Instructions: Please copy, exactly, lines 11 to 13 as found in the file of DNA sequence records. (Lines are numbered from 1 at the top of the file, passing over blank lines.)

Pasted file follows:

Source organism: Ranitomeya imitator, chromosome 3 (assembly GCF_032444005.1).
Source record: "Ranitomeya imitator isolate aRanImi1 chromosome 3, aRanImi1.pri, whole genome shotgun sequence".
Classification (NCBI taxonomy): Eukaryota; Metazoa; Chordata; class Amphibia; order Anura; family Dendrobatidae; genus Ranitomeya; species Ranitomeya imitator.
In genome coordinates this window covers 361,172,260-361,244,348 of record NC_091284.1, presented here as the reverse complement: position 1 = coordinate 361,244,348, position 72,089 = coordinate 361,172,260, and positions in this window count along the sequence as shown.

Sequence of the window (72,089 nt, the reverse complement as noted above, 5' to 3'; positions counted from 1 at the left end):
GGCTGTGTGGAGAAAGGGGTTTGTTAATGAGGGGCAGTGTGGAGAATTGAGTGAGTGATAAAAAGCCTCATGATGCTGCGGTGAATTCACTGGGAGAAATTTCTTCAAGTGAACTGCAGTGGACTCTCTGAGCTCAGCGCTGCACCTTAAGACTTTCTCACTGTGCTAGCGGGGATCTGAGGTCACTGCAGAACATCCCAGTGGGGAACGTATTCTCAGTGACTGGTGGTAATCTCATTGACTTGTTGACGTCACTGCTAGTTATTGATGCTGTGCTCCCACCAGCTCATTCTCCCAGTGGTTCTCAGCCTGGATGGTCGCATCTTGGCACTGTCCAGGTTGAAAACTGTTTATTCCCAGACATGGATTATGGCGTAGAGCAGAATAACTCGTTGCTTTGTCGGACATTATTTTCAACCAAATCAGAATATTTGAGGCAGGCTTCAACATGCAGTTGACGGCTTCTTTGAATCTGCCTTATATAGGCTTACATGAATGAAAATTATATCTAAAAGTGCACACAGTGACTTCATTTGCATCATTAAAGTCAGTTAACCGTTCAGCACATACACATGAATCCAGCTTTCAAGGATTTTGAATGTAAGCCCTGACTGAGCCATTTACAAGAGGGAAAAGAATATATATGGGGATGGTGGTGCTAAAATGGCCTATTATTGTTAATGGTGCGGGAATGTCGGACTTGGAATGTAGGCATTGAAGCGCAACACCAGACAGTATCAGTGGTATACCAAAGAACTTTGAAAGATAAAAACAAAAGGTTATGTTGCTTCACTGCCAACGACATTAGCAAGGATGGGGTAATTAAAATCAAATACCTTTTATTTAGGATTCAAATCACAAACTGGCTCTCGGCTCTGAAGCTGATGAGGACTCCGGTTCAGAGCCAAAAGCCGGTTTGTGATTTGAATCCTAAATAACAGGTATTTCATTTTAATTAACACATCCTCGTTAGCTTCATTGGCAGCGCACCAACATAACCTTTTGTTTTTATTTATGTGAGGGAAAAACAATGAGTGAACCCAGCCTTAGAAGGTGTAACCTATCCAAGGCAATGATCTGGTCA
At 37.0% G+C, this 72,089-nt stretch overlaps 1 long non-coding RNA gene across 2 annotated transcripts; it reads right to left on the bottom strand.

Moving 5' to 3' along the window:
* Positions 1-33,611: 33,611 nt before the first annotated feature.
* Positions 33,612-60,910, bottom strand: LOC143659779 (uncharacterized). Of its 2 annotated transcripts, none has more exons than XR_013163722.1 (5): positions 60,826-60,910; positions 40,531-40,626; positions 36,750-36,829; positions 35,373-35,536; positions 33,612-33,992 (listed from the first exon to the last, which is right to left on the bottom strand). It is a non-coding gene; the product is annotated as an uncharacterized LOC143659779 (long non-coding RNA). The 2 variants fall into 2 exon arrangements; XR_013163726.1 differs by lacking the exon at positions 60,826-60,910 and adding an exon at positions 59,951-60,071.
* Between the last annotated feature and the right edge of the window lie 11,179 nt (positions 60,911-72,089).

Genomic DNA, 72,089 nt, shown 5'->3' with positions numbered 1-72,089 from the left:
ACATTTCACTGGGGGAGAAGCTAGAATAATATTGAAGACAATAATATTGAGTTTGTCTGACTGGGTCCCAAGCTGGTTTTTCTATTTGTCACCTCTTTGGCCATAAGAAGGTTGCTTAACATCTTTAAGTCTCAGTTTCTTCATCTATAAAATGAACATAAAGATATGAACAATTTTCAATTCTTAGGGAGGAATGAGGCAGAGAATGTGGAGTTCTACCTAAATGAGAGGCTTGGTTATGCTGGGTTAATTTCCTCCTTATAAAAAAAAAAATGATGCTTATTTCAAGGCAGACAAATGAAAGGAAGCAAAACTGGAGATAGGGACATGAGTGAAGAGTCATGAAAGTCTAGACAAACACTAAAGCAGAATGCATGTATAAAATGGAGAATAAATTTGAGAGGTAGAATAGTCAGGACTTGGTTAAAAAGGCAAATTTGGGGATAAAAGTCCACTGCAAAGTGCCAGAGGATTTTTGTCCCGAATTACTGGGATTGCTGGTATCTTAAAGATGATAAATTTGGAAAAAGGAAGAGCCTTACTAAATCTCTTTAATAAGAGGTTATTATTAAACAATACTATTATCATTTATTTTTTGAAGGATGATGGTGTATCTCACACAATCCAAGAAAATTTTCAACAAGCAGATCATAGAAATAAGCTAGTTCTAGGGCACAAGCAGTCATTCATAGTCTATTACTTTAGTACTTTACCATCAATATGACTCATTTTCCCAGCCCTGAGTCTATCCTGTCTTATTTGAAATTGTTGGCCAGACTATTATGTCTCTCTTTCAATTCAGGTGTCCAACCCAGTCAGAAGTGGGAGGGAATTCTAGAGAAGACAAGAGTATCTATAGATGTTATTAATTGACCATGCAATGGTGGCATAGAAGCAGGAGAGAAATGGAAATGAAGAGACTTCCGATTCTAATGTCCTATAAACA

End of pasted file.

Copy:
* Between the last annotated feature and the right edge of the window lie 11,179 nt (positions 60,911-72,089).

Genomic DNA, 72,089 nt, shown 5'->3' with positions numbered 1-72,089 from the left:
ACATTTCACTGGGGGAGAAGCTAGAATAATATTGAAGACAATAATATTGAGTTTGTCTGACTGGGTCCCAAGCTGGTTTTTCTATTTGTCACCTCTTTGGCCATAAGAAGGTTGCTTAACATCTTTAAGTCTCAGTTTCTTCATCTATAAAATGAACATAAAGATATGAACAATTTTCAATTCTTAGGGAGGAATGAGGCAGAGAATGTGGAGTTCTACCTAAATGAGAGGCTTGGTTATGCTGGGTTAATTTCCTCCTTATAAAAAAAAAAATGATGCTTATTTCAAGGCAGACAAATGAAAGGAAGCAAAACTGGAGATAGGGACATGAGTGAAGAGTCATGAAAGTCTAGACAAACACTAAAGCAGAATGCATGTATAAAATGGAGAATAAATTTGAGAGGTAGAATAGTCAGGACTTGGTTAAAAAGGCAAATTTGGGGATAAAAGTCCACTGCAAAGTGCCAGAGGATTTTTGTCCCGAATTACTGGGATTGCTGGTATCTTAAAGATGATAAATTTGGAAAAAGGAAGAGCCTTACTAAATCTCTTTAATAAGAGGTTATTATTAAACAATACTATTATCATTTATTTTTTGAAGGATGATGGTGTATCTCACACAATCCAAGAAAATTTTCAACAAGCAGATCATAGAAATAAGCTAGTTCTAGGGCACAAGCAGTCATTCATAGTCTATTACTTTAGTACTTTACCATCAATATGACTCATTTTCCCAGCCCTGAGTCTATCCTGTCTTATTTGAAATTGTTGGCCAGACTATTATGTCTCTCTTTCAATTCAGGTGTCCAACCCAGTCAGAAGTGGGAGGGAATTCTAGAGAAGACAAGAGTATCTATAGATGTTATTAATTGACCATGCAATGGTGGCATAGAAGCAGGAGAGAAATGGAAATGAAGAGACTTCCGATTCTAATGTCCTATAAACA